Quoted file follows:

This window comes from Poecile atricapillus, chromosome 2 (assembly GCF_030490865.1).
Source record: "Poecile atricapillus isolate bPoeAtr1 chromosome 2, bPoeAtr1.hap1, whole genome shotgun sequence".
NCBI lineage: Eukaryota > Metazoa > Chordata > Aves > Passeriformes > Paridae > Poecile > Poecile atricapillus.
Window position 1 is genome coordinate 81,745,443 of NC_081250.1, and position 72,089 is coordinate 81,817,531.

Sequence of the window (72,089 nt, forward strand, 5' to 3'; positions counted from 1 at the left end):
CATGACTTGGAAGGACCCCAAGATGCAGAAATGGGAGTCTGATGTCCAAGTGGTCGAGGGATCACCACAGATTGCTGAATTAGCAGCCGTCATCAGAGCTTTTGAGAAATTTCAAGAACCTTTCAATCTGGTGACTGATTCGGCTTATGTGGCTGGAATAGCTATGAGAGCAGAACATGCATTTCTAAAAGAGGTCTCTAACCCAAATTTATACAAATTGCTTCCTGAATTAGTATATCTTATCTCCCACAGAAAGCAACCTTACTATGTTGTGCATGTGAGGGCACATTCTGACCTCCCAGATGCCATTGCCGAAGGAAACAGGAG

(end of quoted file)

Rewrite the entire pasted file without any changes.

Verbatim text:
This window comes from Poecile atricapillus, chromosome 2 (assembly GCF_030490865.1).
Source record: "Poecile atricapillus isolate bPoeAtr1 chromosome 2, bPoeAtr1.hap1, whole genome shotgun sequence".
NCBI lineage: Eukaryota > Metazoa > Chordata > Aves > Passeriformes > Paridae > Poecile > Poecile atricapillus.
Window position 1 is genome coordinate 81,745,443 of NC_081250.1, and position 72,089 is coordinate 81,817,531.

Sequence of the window (72,089 nt, forward strand, 5' to 3'; positions counted from 1 at the left end):
CATGACTTGGAAGGACCCCAAGATGCAGAAATGGGAGTCTGATGTCCAAGTGGTCGAGGGATCACCACAGATTGCTGAATTAGCAGCCGTCATCAGAGCTTTTGAGAAATTTCAAGAACCTTTCAATCTGGTGACTGATTCGGCTTATGTGGCTGGAATAGCTATGAGAGCAGAACATGCATTTCTAAAAGAGGTCTCTAACCCAAATTTATACAAATTGCTTCCTGAATTAGTATATCTTATCTCCCACAGAAAGCAACCTTACTATGTTGTGCATGTGAGGGCACATTCTGACCTCCCAGATGCCATTGCCGAAGGAAACAGGAG